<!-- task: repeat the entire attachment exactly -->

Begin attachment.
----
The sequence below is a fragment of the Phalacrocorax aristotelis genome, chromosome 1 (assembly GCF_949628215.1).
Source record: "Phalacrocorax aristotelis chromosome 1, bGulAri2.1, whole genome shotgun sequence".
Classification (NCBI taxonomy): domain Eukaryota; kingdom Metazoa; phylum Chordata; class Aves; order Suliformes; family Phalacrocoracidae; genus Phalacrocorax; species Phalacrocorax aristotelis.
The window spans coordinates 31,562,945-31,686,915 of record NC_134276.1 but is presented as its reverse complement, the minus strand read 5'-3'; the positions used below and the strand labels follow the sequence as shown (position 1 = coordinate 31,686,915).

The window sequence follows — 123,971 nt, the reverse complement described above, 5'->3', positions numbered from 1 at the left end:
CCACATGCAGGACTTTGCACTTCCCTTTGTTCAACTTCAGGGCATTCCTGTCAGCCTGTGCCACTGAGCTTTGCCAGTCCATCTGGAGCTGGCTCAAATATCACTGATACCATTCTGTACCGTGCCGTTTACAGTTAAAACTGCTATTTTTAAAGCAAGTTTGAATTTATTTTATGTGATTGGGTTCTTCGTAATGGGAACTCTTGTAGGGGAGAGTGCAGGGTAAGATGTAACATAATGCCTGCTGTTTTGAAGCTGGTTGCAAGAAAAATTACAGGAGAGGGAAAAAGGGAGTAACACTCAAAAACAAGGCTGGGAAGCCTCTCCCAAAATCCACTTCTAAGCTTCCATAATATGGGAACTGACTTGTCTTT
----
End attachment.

The sequence below is a fragment of the Phalacrocorax aristotelis genome, chromosome 1 (assembly GCF_949628215.1).
Source record: "Phalacrocorax aristotelis chromosome 1, bGulAri2.1, whole genome shotgun sequence".
Classification (NCBI taxonomy): domain Eukaryota; kingdom Metazoa; phylum Chordata; class Aves; order Suliformes; family Phalacrocoracidae; genus Phalacrocorax; species Phalacrocorax aristotelis.
The window spans coordinates 31,562,945-31,686,915 of record NC_134276.1 but is presented as its reverse complement, the minus strand read 5'-3'; the positions used below and the strand labels follow the sequence as shown (position 1 = coordinate 31,686,915).

The window sequence follows — 123,971 nt, the reverse complement described above, 5'->3', positions numbered from 1 at the left end:
CCACATGCAGGACTTTGCACTTCCCTTTGTTCAACTTCAGGGCATTCCTGTCAGCCTGTGCCACTGAGCTTTGCCAGTCCATCTGGAGCTGGCTCAAATATCACTGATACCATTCTGTACCGTGCCGTTTACAGTTAAAACTGCTATTTTTAAAGCAAGTTTGAATTTATTTTATGTGATTGGGTTCTTCGTAATGGGAACTCTTGTAGGGGAGAGTGCAGGGTAAGATGTAACATAATGCCTGCTGTTTTGAAGCTGGTTGCAAGAAAAATTACAGGAGAGGGAAAAAGGGAGTAACACTCAAAAACAAGGCTGGGAAGCCTCTCCCAAAATCCACTTCTAAGCTTCCATAATATGGGAACTGACTTGTCTTT